The Selector’s Selections: March 2022

I’m back y’all! After a maternity leave immersed in board books and picture books, I’m excited to talk about some new YA titles! I must admit, the titles this month are all things on my TBR…so historical fiction or fantasy. I promise to be more well-rounded for next month’s blog!

One for All” by Lillie Lainoff

I was looking forward to this book even before I saw it was recommended by my favorite author! This historical fiction is a gender-bent take on “The Three Musketeers.” Tania de Batz’s father, a former Musketeer, trained her to love fencing, despite her disability. With her blood circulation disorder (postural orthostatic tachycardia syndrome) causing frequent dizzy spells, she’s a bit of an outcast in her small town. When Papa is suddenly killed, it’s his dying wish that Tania attend L’Académie des Mariées, a finishing school in Paris. Confused and grieving, Tania discovers that L’Académie actually trains young women in espionage and swordplay, to be a new kind of Musketeer. When Tania begins to fall for her first target, her Musketeer sisters support and keep her focused on finding her father’s killer. I already love a good gender-bent classic, and the fact that this book centers the experience of a girl with a disability so genuinely is beyond refreshing. An author’s note gives more information about POTS, and her own experience with it.


Castles in Their Bones” by Laura Sebastian   

For more espionage and romance, I’ve got this political fantasy for you. Daphne, Sophronia and Beatriz are triplets, daughters of Empress Margaraux, and have been trained from birth for one thing: to marry into neighboring kingdoms and take them down from within. Each sister is skilled in message-coding, poisons, seduction and court politics, and is prepared to wreak havoc in their new homes so their mother can sweep in and take over. Of course, once they begin to settle in, things no longer seem so simple or straight-forward. Romance, secrets, magic, and duplicitous princesses? There’s a lot to love in this one. Heads up, it’s first in a trilogy, so you’ll have to be patient for the next book!


Bright Ruined Things” by Samantha Cohoe

This historical fantasy is set in the 1920s, and is loosely based on “The Tempest.” Mae, orphaned daughter of the steward, has spent her whole life on the magical island of the Prosper family. Permitted to continue living there after her father died, Mae longingly dreams of training with the magic the Prospers control. Their magic is tied to the island’s captive spirits, and when Mae discovers a dying spirit she begins to investigate what—or who—is causing the spirits to die. The entire book takes place over one day and a night, the annual party called First Night, that commemorates Lord Prosper first harnessing magic. The mystery weaves through a gilded, opulent and treacherous setting, as Mae learns the cost of the life she dreams of.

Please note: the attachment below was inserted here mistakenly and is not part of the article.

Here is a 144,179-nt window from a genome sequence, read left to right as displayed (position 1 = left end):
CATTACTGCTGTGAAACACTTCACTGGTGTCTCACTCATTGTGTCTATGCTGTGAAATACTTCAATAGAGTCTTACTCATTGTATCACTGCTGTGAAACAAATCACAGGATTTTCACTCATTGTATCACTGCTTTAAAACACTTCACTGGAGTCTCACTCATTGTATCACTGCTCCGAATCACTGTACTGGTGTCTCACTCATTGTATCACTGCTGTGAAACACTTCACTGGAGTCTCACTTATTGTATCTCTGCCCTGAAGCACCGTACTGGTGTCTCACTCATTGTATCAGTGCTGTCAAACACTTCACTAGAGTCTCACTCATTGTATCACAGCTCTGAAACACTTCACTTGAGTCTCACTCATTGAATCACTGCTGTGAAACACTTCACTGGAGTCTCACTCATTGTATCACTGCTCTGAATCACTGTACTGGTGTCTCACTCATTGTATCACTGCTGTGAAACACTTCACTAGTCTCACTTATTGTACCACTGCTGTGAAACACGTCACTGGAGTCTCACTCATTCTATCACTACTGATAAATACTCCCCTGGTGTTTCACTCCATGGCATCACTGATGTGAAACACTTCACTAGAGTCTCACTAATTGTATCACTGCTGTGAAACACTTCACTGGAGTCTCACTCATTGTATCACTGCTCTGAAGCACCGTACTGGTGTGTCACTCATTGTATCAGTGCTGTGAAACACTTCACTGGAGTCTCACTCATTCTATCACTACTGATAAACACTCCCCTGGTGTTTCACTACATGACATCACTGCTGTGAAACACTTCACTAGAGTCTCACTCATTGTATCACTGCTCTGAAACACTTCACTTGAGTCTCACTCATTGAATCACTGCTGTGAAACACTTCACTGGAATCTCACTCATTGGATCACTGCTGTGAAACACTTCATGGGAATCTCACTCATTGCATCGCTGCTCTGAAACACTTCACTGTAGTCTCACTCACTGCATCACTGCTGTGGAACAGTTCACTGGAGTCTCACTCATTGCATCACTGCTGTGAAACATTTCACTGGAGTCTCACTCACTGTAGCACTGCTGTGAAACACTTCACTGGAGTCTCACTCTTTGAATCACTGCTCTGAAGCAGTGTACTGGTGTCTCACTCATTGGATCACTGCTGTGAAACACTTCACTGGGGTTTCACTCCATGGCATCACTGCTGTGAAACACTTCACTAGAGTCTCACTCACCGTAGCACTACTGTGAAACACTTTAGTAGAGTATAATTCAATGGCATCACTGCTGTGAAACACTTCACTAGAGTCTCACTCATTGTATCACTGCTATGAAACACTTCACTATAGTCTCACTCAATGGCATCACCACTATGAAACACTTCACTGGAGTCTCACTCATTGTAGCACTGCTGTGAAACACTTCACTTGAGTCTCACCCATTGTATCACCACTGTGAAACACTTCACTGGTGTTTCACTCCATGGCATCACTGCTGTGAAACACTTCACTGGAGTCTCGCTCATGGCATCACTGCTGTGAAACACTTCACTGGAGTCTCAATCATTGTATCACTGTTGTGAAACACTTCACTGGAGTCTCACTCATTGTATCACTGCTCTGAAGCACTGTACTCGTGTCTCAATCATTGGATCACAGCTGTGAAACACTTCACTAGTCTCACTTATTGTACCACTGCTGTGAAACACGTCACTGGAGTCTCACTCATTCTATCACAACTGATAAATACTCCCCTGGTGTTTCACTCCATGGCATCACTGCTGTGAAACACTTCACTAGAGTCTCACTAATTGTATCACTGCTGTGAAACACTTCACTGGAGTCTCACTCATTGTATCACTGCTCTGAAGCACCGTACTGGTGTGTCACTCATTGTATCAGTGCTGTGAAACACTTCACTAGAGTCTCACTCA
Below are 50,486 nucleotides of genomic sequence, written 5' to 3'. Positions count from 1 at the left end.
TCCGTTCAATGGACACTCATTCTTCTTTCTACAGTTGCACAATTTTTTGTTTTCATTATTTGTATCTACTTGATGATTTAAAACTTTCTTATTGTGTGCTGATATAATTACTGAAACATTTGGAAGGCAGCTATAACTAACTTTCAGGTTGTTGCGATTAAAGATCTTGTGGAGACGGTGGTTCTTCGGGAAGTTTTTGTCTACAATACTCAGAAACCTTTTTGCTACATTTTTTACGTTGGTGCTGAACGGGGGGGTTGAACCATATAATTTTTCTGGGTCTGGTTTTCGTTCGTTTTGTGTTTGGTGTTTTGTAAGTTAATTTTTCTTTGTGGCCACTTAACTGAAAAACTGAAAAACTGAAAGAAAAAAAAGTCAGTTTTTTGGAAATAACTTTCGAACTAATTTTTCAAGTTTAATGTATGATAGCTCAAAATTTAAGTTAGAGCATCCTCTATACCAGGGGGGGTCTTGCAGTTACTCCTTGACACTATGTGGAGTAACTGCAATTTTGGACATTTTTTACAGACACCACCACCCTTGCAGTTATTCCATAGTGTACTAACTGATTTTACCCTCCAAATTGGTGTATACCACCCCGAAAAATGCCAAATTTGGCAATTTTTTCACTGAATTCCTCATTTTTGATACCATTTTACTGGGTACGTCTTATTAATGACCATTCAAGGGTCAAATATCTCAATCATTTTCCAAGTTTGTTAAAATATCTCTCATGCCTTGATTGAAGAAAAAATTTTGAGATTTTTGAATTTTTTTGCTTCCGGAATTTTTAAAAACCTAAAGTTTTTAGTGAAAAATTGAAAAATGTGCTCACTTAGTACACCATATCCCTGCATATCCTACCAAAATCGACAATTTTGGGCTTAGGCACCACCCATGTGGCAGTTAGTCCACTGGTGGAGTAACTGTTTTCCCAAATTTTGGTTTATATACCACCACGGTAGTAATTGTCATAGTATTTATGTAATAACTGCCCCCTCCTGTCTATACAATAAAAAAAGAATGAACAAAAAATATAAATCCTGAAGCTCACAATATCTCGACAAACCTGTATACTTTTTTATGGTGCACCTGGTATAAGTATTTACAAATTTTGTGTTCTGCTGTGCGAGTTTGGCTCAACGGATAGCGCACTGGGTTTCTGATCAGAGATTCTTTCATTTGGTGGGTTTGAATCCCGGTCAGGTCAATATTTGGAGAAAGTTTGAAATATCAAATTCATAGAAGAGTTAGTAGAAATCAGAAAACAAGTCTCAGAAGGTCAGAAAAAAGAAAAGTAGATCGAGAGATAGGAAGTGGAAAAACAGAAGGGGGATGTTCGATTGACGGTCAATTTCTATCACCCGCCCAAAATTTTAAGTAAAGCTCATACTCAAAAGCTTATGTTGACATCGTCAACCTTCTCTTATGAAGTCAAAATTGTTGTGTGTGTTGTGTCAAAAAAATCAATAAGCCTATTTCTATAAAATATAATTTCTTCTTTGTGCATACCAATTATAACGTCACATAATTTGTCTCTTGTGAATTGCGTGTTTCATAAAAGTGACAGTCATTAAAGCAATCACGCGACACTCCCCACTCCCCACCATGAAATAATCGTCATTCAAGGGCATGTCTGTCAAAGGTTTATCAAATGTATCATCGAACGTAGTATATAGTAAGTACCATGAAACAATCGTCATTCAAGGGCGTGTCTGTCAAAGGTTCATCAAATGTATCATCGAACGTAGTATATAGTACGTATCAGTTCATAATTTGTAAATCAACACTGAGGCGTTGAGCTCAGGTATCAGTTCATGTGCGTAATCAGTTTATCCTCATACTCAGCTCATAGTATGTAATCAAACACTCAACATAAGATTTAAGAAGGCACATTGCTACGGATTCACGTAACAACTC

The Book of Living Secrets” by Madeleine Roux 

Adelle and Connie are best friends, and love obsessing about “Moira,” a little-known period romance novel set in 1885 Boston. They know the book inside and out, and daydream about their book crushes—Adelle on the handsome Severin, and closeted Connie on the title character Moira. When a mysterious shopkeeper offers to send them into the book, they’re skeptical but agree. Landing in different points of the story line, Connie and Adelle try to find each other and make it back home. The problem is that they keep encountering things that weren’t in the book, as supernatural horrors wait in the shadows and people began to inexplicably walk into the sea. I think we’ve all wished at some point we could be transported into a favorite book, so this is some major wish fulfillment with delightful worldbuilding and character development. I’m definitely going to be picturing Moira Rose from Schitt’s Creek the whole time though.


The Girl Who Fell Beneath the Sea” by Axie Oh 

 This is a take on a Korean folktale. Every year, Mina’s village sacrifices a maiden to the Sea God, hoping to appease him so there will be no more natural disasters. Mina’s brother is determined to save his love, this year’s sacrifice, and prepares to fight the Sea God’s dragon servant. To spare her brother pain, Mina jumps into the sea instead, and is whisked away to the Spirit Realm. Mina finds herself tied to the apparently cursed Sea God, and severed from her voice and soul. She must navigate the dangers of the Spirit Realm and find a way to wake the Sea God and restore balance between humans and the gods. Intricately detailed and atmospheric, this folktale interpretation will satisfy fantasy lovers with its courageous heroine.


A Thousand Steps Into Night” by Traci Chee

For our last book, we’re hopping over to a Japanese inspired fantasy. Miuko is an innkeeper’s daughter, plain, loud, clumsy and utterly ordinary. Until an encounter with a demon, who curses her to slowly turn into a demon herself. In a land where humans, demons and gods exist alongside each other, Miuko is still rejected by her village and left on her own to seek a cure. She makes unexpected friends along the way, including a shape-shifting trickster spirit, and sees her society and all its issues from an outside perspective as she travels. The true question becomes not whether she will find a cure, but if she will be willing to give up the power and freedom she’s found. The author wanted this to read like a “found” book (think Tolkien’s “Lord of the Rings“), so it’s filled with fascinating footnotes that provide in-world historical context and pronunciation help for the Japanese inspired language. Come for the immersive worldbuilding, stay for the fierce feminism.


And because I can’t resist, here’s my little bibliophile! He loves turning the pages by himself.

 

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